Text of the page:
“I know for all those of you who lost someone, 21 years is both a lifetime and no time at all,” Biden said at the National 9/11 Pentagon Memorial in Arlington, Virginia. “It’s good to remember. These memories help us heal, but they can also open up the hurt and take us back to that moment when the grief was so raw.”
“It’s not enough to stand up for democracy once a year or every now and then. It’s something we have to do every single day,” the President said. “So this is a day not only to remember, but a day of renewal and resolve for each and every American and our devotion to this country.”
“And now Zawahiri can never again threaten the American people,” the President said.
Before the speech, Biden participated in a wreath-laying ceremony at the Pentagon, pausing briefly in front of a ceremonial wreath to touch it and then putting his hand over his heart. He was joined at the event by Chairman of the Joint Chiefs of Staff Mark Milley and Defense Secretary Lloyd Austin.
The White House announced earlier that attendants for the President’s remarks at the National 9/11 Pentagon Memorial included “family members of the fallen, first responder, representatives from first responder groups, and Department of Defense leadership.”
Biden also said Sunday morning in Delaware that he has “a plan” for the families of 9/11 victims.
Responding to questions from reporters before boarding Air Force One to travel to Washington, DC, Biden, when asked if he had a plan to deal with the families of 9/11 victims who want justice after the terror attacks, responded, “Yes, there is a plan for that,” without elaborating.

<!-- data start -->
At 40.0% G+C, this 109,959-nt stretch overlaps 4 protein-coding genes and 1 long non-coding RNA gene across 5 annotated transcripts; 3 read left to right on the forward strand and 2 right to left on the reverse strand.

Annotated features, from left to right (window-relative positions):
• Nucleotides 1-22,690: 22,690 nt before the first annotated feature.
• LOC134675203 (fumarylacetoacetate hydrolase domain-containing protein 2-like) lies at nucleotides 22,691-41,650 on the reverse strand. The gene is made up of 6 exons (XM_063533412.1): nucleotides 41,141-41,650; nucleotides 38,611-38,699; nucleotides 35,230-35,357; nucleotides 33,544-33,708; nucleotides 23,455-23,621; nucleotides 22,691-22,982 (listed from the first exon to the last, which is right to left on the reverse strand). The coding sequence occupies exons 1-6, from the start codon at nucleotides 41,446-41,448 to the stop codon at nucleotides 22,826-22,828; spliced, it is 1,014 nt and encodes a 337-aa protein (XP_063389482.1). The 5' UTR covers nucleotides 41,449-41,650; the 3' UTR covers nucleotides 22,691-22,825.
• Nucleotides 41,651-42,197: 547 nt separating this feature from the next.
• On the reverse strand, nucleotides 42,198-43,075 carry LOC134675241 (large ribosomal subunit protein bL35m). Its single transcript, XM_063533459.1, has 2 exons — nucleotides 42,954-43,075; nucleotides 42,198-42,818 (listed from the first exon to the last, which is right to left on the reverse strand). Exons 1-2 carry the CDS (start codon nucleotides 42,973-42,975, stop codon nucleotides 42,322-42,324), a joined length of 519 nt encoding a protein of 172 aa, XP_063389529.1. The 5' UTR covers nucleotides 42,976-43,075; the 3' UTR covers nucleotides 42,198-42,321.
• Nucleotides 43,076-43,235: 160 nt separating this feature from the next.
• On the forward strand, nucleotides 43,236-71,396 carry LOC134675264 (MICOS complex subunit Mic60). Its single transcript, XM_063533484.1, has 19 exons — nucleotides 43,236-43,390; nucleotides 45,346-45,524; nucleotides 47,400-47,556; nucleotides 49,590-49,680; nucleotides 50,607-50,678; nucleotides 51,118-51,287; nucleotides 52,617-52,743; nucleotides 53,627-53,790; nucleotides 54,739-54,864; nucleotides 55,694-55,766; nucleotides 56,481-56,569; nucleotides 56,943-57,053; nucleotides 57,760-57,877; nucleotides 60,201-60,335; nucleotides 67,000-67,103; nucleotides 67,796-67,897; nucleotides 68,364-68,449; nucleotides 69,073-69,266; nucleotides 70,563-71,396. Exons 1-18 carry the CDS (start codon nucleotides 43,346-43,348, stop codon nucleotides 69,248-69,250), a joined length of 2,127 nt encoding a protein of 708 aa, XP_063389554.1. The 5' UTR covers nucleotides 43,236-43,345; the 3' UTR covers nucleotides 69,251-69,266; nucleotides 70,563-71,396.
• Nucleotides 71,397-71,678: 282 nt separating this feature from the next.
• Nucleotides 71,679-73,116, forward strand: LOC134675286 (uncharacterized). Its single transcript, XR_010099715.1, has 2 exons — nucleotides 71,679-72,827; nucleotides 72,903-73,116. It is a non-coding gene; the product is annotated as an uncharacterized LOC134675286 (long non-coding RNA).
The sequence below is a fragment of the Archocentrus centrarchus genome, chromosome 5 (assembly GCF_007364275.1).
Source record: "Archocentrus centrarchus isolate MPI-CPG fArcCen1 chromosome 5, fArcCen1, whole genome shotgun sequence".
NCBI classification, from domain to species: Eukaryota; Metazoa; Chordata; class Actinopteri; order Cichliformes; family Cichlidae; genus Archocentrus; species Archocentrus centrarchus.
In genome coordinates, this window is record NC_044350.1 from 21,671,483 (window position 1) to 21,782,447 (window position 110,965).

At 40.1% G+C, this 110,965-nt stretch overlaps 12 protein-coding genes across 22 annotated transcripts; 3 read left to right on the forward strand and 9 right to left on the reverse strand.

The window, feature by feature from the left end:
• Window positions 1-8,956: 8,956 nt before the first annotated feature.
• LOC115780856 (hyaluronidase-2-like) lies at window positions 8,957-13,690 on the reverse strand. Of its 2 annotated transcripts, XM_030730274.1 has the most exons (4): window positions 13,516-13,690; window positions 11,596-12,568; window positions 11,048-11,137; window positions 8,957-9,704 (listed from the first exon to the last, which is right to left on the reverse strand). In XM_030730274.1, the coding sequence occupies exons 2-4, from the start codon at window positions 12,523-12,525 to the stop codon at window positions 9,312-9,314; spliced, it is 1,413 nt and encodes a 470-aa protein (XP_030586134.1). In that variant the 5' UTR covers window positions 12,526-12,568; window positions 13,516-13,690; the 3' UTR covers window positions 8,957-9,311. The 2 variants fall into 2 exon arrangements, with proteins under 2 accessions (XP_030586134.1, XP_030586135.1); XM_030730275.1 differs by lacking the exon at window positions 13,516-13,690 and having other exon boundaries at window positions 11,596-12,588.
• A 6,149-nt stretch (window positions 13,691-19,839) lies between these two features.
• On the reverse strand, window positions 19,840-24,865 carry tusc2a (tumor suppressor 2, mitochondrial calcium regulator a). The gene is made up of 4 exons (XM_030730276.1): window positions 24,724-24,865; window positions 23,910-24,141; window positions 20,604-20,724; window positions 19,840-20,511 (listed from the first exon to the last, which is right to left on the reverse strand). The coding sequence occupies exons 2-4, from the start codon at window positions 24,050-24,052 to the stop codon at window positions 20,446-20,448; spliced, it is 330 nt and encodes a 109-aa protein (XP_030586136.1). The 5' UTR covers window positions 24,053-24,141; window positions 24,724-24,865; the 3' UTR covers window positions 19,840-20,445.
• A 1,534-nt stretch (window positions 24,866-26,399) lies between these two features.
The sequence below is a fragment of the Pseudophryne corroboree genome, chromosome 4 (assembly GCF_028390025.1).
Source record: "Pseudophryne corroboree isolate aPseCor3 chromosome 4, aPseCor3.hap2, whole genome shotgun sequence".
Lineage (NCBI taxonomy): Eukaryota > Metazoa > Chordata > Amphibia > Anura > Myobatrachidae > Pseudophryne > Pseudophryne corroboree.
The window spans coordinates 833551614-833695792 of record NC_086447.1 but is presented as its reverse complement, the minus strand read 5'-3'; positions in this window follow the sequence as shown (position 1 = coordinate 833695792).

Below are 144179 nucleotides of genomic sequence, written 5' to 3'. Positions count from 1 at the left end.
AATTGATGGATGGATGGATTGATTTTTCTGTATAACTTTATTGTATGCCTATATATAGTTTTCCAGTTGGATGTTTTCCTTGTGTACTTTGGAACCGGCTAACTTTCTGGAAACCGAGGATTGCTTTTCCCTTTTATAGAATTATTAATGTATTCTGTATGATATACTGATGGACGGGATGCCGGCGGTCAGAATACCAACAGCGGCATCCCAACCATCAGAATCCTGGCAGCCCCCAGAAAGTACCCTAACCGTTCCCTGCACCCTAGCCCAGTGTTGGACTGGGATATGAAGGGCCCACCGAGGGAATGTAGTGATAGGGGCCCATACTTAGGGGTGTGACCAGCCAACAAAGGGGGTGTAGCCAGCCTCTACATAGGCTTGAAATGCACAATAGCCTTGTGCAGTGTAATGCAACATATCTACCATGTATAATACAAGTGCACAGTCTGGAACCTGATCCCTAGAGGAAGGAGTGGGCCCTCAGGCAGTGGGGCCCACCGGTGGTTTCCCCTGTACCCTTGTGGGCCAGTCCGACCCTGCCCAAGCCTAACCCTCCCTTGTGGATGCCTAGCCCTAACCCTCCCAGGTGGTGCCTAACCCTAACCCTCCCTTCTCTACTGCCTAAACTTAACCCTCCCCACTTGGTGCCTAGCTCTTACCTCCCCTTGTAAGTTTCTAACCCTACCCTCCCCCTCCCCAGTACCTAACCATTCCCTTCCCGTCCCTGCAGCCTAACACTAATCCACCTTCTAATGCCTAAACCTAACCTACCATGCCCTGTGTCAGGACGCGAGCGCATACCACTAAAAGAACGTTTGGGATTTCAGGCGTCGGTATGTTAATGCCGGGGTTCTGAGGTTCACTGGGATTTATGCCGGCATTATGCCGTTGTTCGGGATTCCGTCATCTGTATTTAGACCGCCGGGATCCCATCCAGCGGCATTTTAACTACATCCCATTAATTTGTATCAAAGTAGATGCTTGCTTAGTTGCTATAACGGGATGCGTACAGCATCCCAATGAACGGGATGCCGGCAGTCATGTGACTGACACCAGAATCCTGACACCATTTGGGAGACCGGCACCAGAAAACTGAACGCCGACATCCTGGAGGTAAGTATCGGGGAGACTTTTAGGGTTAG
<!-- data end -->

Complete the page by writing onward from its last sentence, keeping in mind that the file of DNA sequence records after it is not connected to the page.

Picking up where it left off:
And first lady Jill Biden spoke Sunday at a 9/11 memorial ceremony in Shanksville, Pennsylvania, where she was joined by her sister, Bonny Jacobs, a flight attendant for United Airlines.
Former Secretary of State Hillary Clinton, who was a New York senator at the time of the 9/11 attacks, said Sunday that the day was “indelibly part of my memories.”
“I feel grateful that we were able to come together as a country at that really terrible time. We put aside differences. I wish we could find ways of doing that again,” Clinton told CNN’s Dana Bash on “State of the Union.”
“We have also, I think have been reminded about how important it is to try to deal with extremism of any kind, especially when it uses violence to try to achieve political and ideological goals,” she added. “I’m one who thinks that there are lessons still to be learned from what happened to us on 9/11 that we should be very aware of, during this time in our country and the world’s history.”
This story has been updated with additional developments.
CNN’s Rashard Rose, Kate Bennett, Aaron Pellish and Devan Cole contributed to this report.